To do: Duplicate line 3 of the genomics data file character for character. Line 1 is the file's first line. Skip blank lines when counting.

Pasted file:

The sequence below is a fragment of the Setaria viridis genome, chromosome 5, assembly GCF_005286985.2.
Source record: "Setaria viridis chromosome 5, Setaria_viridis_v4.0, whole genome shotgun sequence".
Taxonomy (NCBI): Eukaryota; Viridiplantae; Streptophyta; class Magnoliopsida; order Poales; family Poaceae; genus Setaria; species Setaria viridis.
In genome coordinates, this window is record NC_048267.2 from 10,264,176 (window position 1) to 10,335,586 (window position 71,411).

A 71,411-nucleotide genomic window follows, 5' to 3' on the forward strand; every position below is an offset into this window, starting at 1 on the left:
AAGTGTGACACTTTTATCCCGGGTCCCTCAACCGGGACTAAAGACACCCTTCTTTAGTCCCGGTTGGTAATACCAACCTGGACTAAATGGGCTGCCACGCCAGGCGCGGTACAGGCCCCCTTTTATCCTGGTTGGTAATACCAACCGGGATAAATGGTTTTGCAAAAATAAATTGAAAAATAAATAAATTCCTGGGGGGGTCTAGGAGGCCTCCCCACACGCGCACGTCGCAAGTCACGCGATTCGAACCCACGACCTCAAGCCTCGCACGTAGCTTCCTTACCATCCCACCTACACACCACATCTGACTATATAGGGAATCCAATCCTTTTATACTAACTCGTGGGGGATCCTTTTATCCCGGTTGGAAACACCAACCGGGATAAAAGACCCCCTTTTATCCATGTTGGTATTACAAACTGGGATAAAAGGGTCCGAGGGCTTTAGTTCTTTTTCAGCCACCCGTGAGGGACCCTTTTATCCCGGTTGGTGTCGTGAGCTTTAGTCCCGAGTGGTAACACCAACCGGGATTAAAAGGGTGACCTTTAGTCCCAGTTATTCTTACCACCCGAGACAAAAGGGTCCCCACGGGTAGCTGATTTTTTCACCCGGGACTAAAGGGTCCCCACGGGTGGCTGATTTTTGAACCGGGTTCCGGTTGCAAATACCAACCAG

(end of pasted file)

Taxonomy (NCBI): Eukaryota; Viridiplantae; Streptophyta; class Magnoliopsida; order Poales; family Poaceae; genus Setaria; species Setaria viridis.